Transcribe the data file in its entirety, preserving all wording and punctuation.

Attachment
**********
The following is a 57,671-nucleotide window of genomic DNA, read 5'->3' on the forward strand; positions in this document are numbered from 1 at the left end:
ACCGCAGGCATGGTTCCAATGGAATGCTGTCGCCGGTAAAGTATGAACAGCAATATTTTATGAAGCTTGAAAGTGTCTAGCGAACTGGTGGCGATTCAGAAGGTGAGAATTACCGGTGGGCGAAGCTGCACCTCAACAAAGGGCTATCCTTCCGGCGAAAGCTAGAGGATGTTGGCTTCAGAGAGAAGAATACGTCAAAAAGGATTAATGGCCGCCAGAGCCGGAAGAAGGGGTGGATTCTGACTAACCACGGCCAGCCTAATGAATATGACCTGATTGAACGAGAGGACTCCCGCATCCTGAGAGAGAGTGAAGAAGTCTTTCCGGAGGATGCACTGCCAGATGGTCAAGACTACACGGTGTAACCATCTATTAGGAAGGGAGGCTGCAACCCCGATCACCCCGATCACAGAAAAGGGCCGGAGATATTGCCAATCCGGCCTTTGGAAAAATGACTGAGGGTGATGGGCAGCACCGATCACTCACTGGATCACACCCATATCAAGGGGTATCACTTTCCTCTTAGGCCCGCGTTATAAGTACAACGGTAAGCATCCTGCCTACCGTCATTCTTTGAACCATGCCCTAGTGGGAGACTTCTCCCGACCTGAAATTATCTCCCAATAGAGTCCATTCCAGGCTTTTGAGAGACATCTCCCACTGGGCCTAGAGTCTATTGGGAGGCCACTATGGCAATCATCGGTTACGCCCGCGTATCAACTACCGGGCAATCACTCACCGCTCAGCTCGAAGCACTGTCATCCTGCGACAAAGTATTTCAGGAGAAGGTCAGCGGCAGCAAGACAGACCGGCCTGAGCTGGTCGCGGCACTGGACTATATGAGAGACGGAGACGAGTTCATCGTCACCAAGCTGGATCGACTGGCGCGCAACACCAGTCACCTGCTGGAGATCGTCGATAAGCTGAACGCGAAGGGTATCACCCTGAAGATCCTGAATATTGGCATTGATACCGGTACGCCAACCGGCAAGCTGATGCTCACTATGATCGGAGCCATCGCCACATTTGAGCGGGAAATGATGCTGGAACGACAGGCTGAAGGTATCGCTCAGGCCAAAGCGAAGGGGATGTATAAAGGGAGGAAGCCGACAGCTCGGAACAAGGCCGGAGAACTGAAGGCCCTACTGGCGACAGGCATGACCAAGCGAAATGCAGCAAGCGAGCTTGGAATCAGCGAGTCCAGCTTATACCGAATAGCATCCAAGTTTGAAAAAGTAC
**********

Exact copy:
The following is a 57,671-nucleotide window of genomic DNA, read 5'->3' on the forward strand; positions in this document are numbered from 1 at the left end:
ACCGCAGGCATGGTTCCAATGGAATGCTGTCGCCGGTAAAGTATGAACAGCAATATTTTATGAAGCTTGAAAGTGTCTAGCGAACTGGTGGCGATTCAGAAGGTGAGAATTACCGGTGGGCGAAGCTGCACCTCAACAAAGGGCTATCCTTCCGGCGAAAGCTAGAGGATGTTGGCTTCAGAGAGAAGAATACGTCAAAAAGGATTAATGGCCGCCAGAGCCGGAAGAAGGGGTGGATTCTGACTAACCACGGCCAGCCTAATGAATATGACCTGATTGAACGAGAGGACTCCCGCATCCTGAGAGAGAGTGAAGAAGTCTTTCCGGAGGATGCACTGCCAGATGGTCAAGACTACACGGTGTAACCATCTATTAGGAAGGGAGGCTGCAACCCCGATCACCCCGATCACAGAAAAGGGCCGGAGATATTGCCAATCCGGCCTTTGGAAAAATGACTGAGGGTGATGGGCAGCACCGATCACTCACTGGATCACACCCATATCAAGGGGTATCACTTTCCTCTTAGGCCCGCGTTATAAGTACAACGGTAAGCATCCTGCCTACCGTCATTCTTTGAACCATGCCCTAGTGGGAGACTTCTCCCGACCTGAAATTATCTCCCAATAGAGTCCATTCCAGGCTTTTGAGAGACATCTCCCACTGGGCCTAGAGTCTATTGGGAGGCCACTATGGCAATCATCGGTTACGCCCGCGTATCAACTACCGGGCAATCACTCACCGCTCAGCTCGAAGCACTGTCATCCTGCGACAAAGTATTTCAGGAGAAGGTCAGCGGCAGCAAGACAGACCGGCCTGAGCTGGTCGCGGCACTGGACTATATGAGAGACGGAGACGAGTTCATCGTCACCAAGCTGGATCGACTGGCGCGCAACACCAGTCACCTGCTGGAGATCGTCGATAAGCTGAACGCGAAGGGTATCACCCTGAAGATCCTGAATATTGGCATTGATACCGGTACGCCAACCGGCAAGCTGATGCTCACTATGATCGGAGCCATCGCCACATTTGAGCGGGAAATGATGCTGGAACGACAGGCTGAAGGTATCGCTCAGGCCAAAGCGAAGGGGATGTATAAAGGGAGGAAGCCGACAGCTCGGAACAAGGCCGGAGAACTGAAGGCCCTACTGGCGACAGGCATGACCAAGCGAAATGCAGCAAGCGAGCTTGGAATCAGCGAGTCCAGCTTATACCGAATAGCATCCAAGTTTGAAAAAGTAC